Recently I launched the initial version of Pirep, a collaborative website for pilots to collect & share their local knowledge about airports such as transient parking location, crew car availability, nearby attractions/restaurants, camping information, etc. The central component of Pirep being the map page where airports are charted and filterable based on what amenities exist at them.

While it’s easy to get a map with satellite imagery, naturally one would also want the FAA VFR sectional charts as a layer on the map as well. This turned out to be fairly easy to get a proof of concept for, but much more tedious to get to a production-ready state.

A vision for the future of skiing in the PNW

Scattered across various online skiing forums, overheard in lift lines, and discussed on the skin track are conversations about the problems facing skiing in the PNW and potential solutions for the future. I have been participant to my fair share of these but they have always felt to me as being light on specific details and lacking a unified vision. As such, the desire was created to assess the depth of the problems and feasibility of the solutions to the problems we face around access to our mountains. The end goal being the establishment of my vision for the future of skiing in the PNW.

Previously in this series I wrote about how the Cascades snowpack is responding to climate change, what prevented expansion of our ski areas, and where our existing ski areas could expand. The theme of these being that skiing in the PNW is facing the following major issues:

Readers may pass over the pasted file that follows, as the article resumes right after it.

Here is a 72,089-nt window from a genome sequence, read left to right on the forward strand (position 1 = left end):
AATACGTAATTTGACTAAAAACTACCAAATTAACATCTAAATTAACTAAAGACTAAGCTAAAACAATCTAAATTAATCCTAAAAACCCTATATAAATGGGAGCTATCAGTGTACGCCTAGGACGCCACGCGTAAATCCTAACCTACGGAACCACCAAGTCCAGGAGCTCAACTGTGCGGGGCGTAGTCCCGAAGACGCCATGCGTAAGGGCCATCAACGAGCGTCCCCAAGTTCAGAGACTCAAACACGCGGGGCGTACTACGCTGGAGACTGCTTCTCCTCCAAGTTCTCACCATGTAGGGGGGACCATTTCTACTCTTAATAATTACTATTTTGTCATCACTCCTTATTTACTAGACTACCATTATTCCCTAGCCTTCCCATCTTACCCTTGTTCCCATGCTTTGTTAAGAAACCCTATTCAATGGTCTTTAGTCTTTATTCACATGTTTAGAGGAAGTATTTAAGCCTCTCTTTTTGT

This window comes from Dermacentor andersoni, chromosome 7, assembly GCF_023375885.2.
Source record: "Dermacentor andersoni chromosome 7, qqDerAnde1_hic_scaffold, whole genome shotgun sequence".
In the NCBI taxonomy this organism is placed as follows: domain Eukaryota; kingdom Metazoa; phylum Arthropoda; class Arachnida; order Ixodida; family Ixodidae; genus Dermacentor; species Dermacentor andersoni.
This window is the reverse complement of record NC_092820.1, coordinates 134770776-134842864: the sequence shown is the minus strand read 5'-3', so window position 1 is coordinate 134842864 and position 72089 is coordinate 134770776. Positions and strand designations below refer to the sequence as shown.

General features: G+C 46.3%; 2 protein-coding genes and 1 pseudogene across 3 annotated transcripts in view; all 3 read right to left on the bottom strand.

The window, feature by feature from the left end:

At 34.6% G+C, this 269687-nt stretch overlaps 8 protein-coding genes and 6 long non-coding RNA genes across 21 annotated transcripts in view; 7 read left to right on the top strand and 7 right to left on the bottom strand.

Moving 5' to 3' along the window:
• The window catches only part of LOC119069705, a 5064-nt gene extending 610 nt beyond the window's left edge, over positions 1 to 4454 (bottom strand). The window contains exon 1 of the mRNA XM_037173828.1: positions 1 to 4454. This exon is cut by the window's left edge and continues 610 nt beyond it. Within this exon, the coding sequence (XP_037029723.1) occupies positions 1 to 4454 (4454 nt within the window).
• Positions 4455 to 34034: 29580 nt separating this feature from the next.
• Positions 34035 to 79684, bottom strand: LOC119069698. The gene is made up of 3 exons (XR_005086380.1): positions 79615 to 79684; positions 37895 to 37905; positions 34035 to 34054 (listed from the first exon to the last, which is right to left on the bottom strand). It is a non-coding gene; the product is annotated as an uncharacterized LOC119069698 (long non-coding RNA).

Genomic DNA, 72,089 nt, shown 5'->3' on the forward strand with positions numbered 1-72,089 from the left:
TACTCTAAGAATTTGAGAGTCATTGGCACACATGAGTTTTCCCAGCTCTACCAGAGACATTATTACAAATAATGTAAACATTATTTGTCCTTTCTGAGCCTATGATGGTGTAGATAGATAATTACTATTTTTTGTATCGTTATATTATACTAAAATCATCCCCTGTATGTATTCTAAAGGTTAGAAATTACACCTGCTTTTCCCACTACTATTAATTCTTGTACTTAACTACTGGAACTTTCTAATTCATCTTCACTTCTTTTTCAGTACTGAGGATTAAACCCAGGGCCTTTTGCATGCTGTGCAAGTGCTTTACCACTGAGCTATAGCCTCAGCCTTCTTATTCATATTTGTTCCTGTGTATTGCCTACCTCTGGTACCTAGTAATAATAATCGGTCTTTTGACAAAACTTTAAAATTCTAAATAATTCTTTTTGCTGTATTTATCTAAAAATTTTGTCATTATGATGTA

1. Washington’s rapidly growing population causing overcrowding at existing ski areas
  2. Corporate consolidation leading to ski area owners not having the sport’s best short or long term interests in mind
  3. Climate change causing some existing areas to become nonviable in the foreseeable future
  4. The lack of potential expansion locations due to land use restrictions

The conclusion of all this being that in order to meet demand while keeping our mountains and winter recreation accessible Washington needs to consider the possibility of an entirely new ski area. Specifically, there are four areas of focus that would go a long way to providing sufficient access not just for mechanized skiers, but backcountry skiers, snowshoers, and general snow play (sledding for children and families):

  • Expansions of existing ski areas (see my previous post for details on this point)
  • Creation of a new ski area to provide competition to the large ski corporations
  • Winter maintenance to high elevation trailheads for ski touring, snowshoeing, and sledding
  • Increased focus on winter recreation community groups for ongoing advocacy

This final post attempts to answer the feasibility of doing so. Mainly, why is a new ski area needed, where could it be located, how would it be funded, and how would it operate?

Where can PNW ski areas expand?

Here we are a month or so past the end of the 2021/2022 ski season. On trend with the previous two years, it was another challenging season that demonstrated the problems skiing faces in the PNW. This post is part of a series about the future of skiing and winter recreation in the PNW and how we can potentially go about addressing those problems. Previously I explored what prevented expansion of our ski areas and how the Cascades snowpack is responding to climate change.

This third post explores what our existing ski areas can do to adapt to the overwhelming demand resulting from growing popularity of winter sports and the rapid Western Washington population growth. Specifically, how this can be done through expansion of terrain and chairlift capacity.